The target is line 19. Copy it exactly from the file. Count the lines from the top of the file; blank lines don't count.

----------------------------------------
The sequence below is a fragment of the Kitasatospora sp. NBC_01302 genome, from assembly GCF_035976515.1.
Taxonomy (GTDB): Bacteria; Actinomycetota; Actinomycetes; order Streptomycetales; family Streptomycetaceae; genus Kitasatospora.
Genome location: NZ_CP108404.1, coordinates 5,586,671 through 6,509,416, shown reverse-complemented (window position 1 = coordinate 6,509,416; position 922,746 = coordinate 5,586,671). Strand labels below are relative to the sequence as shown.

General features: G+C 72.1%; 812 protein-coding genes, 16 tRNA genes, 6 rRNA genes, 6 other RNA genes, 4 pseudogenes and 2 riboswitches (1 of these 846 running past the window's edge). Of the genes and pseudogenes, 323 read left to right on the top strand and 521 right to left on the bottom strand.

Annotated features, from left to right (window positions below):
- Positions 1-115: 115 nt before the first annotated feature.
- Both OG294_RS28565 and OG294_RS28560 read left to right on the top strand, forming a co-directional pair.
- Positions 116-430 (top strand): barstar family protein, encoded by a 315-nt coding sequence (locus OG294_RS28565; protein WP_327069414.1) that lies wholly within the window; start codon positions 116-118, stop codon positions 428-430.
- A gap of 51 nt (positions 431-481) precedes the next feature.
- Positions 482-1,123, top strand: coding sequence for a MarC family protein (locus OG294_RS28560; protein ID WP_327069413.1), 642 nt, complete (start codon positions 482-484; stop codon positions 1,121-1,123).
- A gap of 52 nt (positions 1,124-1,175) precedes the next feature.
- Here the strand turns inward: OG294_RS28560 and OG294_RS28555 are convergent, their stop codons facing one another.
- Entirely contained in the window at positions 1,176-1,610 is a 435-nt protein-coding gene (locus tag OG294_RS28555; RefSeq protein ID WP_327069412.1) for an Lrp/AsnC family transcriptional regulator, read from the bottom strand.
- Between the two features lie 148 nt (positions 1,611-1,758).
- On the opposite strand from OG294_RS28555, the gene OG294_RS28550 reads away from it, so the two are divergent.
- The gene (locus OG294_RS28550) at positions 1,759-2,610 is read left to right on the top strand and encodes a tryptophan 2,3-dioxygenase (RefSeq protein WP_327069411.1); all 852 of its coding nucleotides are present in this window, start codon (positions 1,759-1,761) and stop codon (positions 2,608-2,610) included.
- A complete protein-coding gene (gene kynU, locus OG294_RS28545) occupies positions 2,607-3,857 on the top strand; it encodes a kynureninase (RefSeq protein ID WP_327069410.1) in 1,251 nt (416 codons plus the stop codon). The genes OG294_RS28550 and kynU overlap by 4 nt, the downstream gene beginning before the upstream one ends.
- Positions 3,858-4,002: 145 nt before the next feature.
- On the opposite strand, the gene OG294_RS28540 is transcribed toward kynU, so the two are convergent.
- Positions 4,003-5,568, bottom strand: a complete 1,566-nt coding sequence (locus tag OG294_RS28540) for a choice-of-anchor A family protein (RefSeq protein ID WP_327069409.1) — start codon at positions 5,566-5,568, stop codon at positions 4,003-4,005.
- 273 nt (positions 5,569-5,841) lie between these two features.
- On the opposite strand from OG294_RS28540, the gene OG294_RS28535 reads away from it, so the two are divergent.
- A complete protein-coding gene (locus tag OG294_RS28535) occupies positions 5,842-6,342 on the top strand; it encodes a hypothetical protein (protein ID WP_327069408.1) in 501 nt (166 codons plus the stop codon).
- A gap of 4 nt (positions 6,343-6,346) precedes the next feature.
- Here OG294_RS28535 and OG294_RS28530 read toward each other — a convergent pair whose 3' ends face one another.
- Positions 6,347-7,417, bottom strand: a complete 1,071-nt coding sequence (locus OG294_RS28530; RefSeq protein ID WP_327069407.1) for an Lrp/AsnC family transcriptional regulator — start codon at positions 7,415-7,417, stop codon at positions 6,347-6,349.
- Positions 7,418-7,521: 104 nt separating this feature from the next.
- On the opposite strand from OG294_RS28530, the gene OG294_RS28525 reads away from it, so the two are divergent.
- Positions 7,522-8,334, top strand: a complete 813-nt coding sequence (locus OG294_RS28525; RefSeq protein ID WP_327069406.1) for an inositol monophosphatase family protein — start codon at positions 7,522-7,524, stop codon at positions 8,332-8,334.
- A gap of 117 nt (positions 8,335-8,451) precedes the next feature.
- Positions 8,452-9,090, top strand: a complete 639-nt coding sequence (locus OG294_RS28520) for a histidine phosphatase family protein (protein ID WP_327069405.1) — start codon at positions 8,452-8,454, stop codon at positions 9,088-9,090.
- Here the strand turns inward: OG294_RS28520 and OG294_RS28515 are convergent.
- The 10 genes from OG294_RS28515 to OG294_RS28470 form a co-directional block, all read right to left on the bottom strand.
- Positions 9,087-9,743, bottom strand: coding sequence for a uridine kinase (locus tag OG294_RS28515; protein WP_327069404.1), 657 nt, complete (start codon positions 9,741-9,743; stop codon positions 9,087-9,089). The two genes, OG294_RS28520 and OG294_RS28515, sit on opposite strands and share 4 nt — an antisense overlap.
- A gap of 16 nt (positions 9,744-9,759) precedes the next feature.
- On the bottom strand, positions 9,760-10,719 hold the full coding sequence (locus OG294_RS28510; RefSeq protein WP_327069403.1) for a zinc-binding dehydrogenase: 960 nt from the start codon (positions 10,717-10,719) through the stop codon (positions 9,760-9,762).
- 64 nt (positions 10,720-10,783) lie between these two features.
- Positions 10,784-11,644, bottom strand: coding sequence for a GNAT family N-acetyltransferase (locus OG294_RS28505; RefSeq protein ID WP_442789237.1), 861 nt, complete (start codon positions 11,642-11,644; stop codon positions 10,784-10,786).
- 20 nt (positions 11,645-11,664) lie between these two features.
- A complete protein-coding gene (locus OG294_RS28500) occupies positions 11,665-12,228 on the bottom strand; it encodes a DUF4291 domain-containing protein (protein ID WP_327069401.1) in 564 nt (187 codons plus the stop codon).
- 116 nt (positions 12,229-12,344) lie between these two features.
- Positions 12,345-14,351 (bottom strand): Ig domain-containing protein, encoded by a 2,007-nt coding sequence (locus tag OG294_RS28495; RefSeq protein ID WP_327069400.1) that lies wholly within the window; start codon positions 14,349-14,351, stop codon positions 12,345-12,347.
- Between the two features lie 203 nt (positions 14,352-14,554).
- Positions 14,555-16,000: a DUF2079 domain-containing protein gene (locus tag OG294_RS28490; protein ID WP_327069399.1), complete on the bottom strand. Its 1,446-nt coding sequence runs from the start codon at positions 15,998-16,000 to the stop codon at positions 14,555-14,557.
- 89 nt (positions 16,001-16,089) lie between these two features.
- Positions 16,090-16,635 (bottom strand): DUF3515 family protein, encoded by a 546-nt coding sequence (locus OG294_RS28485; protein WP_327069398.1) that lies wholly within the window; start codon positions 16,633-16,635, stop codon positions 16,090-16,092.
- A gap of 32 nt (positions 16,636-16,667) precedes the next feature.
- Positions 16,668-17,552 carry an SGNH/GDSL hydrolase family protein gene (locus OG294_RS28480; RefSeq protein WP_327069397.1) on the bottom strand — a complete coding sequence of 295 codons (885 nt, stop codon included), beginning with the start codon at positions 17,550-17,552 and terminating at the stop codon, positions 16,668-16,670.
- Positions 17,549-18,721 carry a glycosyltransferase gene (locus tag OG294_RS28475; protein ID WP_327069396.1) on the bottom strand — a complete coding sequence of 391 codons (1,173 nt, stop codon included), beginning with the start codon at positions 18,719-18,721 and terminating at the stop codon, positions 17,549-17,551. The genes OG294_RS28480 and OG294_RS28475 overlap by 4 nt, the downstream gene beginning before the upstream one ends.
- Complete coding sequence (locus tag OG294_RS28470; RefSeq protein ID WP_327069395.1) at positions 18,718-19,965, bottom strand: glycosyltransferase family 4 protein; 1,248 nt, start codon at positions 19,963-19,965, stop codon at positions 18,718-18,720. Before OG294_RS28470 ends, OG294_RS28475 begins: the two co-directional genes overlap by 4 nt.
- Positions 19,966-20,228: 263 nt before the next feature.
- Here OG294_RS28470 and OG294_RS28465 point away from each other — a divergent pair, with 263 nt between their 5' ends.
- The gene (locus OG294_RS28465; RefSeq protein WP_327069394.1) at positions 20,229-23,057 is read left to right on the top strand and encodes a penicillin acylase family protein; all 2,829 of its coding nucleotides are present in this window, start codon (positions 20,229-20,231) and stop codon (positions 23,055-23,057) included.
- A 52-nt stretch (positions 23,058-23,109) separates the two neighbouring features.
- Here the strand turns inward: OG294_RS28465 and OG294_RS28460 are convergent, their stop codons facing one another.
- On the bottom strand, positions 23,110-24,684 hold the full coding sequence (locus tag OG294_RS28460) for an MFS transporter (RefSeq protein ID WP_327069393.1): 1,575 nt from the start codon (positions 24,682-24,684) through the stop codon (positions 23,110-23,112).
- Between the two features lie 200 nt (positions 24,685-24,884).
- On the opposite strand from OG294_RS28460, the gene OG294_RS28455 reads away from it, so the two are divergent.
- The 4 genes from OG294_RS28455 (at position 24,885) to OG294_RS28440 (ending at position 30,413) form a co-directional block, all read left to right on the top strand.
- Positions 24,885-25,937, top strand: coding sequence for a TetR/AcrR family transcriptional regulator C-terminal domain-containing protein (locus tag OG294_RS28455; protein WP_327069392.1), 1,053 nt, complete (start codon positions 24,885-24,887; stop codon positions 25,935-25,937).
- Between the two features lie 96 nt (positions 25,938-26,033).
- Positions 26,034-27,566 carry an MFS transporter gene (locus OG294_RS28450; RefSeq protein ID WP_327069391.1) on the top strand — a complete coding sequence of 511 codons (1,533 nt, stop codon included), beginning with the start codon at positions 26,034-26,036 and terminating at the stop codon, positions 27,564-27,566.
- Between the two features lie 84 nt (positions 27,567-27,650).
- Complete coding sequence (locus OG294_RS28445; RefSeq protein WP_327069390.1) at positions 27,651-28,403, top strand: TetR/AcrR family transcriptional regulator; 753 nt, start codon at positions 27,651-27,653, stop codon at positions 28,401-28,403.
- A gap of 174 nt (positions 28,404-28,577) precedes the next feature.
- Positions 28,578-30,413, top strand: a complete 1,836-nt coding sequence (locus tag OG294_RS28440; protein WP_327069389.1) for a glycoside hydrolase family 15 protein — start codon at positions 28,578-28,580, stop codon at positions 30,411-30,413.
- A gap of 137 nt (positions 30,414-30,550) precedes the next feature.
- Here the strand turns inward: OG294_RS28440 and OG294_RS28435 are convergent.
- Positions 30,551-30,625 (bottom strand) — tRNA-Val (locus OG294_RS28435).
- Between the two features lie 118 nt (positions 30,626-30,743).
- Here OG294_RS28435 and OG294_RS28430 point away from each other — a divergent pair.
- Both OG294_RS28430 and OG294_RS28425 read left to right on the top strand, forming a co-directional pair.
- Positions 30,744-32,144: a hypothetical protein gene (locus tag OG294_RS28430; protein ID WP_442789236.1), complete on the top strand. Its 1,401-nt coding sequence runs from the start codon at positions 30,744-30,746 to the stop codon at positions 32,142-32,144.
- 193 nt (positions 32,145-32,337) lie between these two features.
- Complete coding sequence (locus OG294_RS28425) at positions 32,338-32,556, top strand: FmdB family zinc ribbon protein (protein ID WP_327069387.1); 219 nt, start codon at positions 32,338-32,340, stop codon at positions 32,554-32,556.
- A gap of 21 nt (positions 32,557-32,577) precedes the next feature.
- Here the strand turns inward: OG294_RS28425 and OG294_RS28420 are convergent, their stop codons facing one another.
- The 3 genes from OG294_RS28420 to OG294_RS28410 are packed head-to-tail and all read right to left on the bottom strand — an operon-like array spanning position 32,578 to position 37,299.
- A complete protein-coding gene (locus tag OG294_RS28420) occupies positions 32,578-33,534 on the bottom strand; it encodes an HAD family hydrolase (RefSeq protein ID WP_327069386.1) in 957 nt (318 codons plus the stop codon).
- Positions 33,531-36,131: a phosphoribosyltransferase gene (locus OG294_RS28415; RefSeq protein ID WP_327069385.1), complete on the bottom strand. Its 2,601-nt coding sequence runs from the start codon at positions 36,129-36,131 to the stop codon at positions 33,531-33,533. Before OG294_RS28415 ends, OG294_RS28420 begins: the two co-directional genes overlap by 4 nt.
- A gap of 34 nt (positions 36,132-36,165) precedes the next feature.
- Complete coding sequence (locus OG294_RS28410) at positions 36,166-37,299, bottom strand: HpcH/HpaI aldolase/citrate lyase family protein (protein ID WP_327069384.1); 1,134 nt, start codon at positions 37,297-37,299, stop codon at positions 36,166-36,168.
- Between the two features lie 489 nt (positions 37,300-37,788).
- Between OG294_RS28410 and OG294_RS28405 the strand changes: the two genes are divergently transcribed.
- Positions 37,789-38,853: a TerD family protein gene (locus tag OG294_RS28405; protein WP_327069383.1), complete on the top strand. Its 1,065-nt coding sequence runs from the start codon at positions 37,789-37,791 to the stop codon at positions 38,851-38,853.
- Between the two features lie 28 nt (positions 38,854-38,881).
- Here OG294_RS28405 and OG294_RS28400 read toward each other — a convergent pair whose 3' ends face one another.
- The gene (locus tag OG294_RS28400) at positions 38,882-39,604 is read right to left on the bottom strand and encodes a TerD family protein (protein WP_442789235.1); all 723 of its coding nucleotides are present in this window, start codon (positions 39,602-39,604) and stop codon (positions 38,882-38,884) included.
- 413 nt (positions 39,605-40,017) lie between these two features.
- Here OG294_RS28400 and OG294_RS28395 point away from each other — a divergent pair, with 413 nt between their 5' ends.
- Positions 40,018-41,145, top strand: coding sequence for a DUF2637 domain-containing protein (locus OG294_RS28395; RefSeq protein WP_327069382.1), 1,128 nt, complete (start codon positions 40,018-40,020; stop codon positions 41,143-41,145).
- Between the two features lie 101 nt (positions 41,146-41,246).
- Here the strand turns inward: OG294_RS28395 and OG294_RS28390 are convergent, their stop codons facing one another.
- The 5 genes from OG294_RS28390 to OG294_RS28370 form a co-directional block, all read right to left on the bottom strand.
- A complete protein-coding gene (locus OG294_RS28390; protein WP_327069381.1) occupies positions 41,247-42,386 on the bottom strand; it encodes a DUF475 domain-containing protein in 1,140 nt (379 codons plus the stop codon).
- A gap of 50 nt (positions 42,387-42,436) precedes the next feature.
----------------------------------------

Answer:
- On the opposite strand, the gene OG294_RS28540 is transcribed toward kynU, so the two are convergent.